The Boy Next Door
The Boy Next Door has its share of so-bad-they’re-good moments – and details, and chunks of dialogue – but not nearly enough. Mostly, they’re just…
CALCUTTA, India This is the story of one afternoon at the Calcutta Film Festival. I meet my driver outside the hotel. Everyone in Calcutta who has a car has a driver. This is not because they are too lazy to drive themselves. It is because they are too frightened. Driving in Calcutta traffic is like living inside a dangerous and violent video game.
I clamber into the back seat of my Sumo Tata, a Jeeplike vehicle that looks capable of scaling the Himalayas. Half the front windshield is obscured by a large sheet of paper identifying me as an official guest of the Government of West Bengal. We roar into the street at full speed without the slightest glance to see if there is any approaching traffic. That is their problem. You try to avoid running into anything in front of you, and everybody behind you tries to avoid running into you.
There are no white lines on the streets in Calcutta. They would be a waste of good paint. Cars drive wherever there is an opening. In general, you stay on your side of the street, unless an opportunity opens up on the other side. Every square inch of the pavement, from curb to curb, is occupied by cars, buses, taxis, people and the occasional horse. In America, we squander half our streets with empty space between vehicles.
All drivers honk their horns constantly. There is a kind of code. Some honks mean, "Pedestrian, jump out of the way quickly as I am not going to stop." Others mean, "I am now cutting you off." Little toots mean, "Don't get any ideas about slowing down because I am maintaining a constant speed and am 1 1/2 inches from your rear bumper." Long angry blasts mean, "You are heading directly toward me in my lane." Then there is a happy little tap that simply means, "I exist."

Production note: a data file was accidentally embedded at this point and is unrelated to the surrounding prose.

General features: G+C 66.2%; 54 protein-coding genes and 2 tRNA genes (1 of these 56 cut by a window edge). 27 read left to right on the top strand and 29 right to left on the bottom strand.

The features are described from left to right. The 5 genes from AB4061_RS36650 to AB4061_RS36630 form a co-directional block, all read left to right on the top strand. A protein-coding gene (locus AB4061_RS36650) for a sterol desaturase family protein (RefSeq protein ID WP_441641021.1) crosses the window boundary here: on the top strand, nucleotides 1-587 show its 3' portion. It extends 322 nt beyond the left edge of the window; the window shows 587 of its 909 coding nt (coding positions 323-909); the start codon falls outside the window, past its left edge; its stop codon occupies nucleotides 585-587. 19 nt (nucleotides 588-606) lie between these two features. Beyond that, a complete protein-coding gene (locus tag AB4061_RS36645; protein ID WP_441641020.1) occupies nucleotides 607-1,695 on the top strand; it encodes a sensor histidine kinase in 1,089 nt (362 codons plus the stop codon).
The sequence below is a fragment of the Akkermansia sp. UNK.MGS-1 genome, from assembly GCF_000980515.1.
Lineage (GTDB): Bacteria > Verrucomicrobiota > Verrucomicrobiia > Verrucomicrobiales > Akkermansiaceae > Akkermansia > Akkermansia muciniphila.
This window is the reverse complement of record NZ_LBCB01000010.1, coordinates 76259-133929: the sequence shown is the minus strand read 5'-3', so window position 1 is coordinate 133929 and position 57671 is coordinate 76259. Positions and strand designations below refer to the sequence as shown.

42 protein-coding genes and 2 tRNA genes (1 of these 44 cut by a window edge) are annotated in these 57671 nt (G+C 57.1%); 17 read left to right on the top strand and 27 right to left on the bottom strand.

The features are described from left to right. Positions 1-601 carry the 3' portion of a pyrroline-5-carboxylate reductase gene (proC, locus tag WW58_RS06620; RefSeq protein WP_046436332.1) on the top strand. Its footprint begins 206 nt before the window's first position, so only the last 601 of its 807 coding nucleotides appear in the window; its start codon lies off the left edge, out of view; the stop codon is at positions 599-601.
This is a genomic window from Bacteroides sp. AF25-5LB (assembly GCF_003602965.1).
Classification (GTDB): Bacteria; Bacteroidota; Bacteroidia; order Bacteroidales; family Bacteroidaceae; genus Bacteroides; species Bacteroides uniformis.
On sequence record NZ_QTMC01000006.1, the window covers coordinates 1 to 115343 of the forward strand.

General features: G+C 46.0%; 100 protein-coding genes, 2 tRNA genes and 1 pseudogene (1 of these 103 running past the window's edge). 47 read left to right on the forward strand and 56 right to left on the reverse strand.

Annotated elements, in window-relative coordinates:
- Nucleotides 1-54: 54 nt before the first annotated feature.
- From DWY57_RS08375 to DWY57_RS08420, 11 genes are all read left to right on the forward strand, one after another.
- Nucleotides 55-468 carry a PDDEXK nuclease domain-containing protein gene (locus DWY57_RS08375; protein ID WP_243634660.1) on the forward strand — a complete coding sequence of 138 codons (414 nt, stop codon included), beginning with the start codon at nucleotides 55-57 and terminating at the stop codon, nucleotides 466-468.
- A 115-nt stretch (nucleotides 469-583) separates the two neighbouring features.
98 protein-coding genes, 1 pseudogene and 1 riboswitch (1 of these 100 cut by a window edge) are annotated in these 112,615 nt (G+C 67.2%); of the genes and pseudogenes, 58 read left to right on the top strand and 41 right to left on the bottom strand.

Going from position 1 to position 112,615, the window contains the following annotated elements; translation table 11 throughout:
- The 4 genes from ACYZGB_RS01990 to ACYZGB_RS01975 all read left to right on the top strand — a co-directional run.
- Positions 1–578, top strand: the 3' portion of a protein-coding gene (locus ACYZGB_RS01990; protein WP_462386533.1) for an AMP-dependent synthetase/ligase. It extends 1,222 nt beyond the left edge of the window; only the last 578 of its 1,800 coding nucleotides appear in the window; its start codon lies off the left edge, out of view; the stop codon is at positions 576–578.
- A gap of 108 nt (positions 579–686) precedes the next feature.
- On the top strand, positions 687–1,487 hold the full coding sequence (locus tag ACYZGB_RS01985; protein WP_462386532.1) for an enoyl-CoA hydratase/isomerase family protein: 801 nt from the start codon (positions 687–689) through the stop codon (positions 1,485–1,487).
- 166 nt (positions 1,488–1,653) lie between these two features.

A bus drives at right angles in front of four lanes of traffic. We stop suddenly. This is unusual, because Calcutta drivers hardly ever stop except, occasionally, at their destinations. We do not stop quite soon enough and crash into the taxi in front of us. My driver and the taxi driver exchange many observations and much advice to each other in Hindi. They do not however get out of their cars to inspect the damage, perhaps because anyone foolish enough to get out of a car in the middle of traffic might just as well go ahead and throw themselves under the wheels of a speeding truck in the same smooth motion.
We arrive at the Lighthouse Cinema in downtown Calcutta. This is a vast old movie palace originally built by the J. Arthur Rank organization, in the days of the British Raj.
The street outside is a riot of joyous capitalism. There are luggage stores, motor-scooter repairmen, clothing merchants, a used book stand, a sari shop and countless fast-food vendors cooking bread and savories over small stoves in the open air. That's just in the street. The sidewalks are also jammed. There are no American chains here, perhaps because opportunists would open fast-food stands right there inside McDonald's to supply snacks to the people waiting in line.
I am greeted at the door of the Lighthouse by John Mantosh, the owner of the theater. We go up in an elevator that contains framed photographs of Shirley MacLaine and David Niven. In John's office, I meet his wife, Susie. I have been told she is the granddaughter of the king of Nepal. She reminds me of Rosie O'Donnell.
She takes my photo. "With Susie, it is nothing but click-click-click all the day long," John tells me. "We just took the children to Disney World in Orlando. Susie exposed 500 rolls of film. We have every second of the trip recorded. She started with a picture of us opening the door to leave the house. Then a picture of us walking through the door. Then a picture of us closing the door. Then a picture of the closed door."